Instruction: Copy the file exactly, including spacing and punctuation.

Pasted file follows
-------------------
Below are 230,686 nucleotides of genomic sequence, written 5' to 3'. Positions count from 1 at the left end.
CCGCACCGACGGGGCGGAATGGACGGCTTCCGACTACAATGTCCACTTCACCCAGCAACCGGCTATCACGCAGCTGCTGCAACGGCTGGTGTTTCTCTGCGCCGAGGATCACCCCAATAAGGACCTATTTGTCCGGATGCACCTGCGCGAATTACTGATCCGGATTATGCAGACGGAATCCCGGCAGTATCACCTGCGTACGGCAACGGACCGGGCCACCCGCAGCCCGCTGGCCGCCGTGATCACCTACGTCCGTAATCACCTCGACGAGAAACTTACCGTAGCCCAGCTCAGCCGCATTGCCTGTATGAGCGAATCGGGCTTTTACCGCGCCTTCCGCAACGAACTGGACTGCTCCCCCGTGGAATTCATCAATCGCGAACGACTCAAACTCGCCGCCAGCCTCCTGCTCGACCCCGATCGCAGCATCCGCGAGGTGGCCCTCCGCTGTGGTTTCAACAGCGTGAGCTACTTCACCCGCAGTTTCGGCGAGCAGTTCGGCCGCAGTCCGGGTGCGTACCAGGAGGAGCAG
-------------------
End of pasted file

Below are 230,686 nucleotides of genomic sequence, written 5' to 3'. Positions count from 1 at the left end.
CCGCACCGACGGGGCGGAATGGACGGCTTCCGACTACAATGTCCACTTCACCCAGCAACCGGCTATCACGCAGCTGCTGCAACGGCTGGTGTTTCTCTGCGCCGAGGATCACCCCAATAAGGACCTATTTGTCCGGATGCACCTGCGCGAATTACTGATCCGGATTATGCAGACGGAATCCCGGCAGTATCACCTGCGTACGGCAACGGACCGGGCCACCCGCAGCCCGCTGGCCGCCGTGATCACCTACGTCCGTAATCACCTCGACGAGAAACTTACCGTAGCCCAGCTCAGCCGCATTGCCTGTATGAGCGAATCGGGCTTTTACCGCGCCTTCCGCAACGAACTGGACTGCTCCCCCGTGGAATTCATCAATCGCGAACGACTCAAACTCGCCGCCAGCCTCCTGCTCGACCCCGATCGCAGCATCCGCGAGGTGGCCCTCCGCTGTGGTTTCAACAGCGTGAGCTACTTCACCCGCAGTTTCGGCGAGCAGTTCGGCCGCAGTCCGGGTGCGTACCAGGAGGAGCAG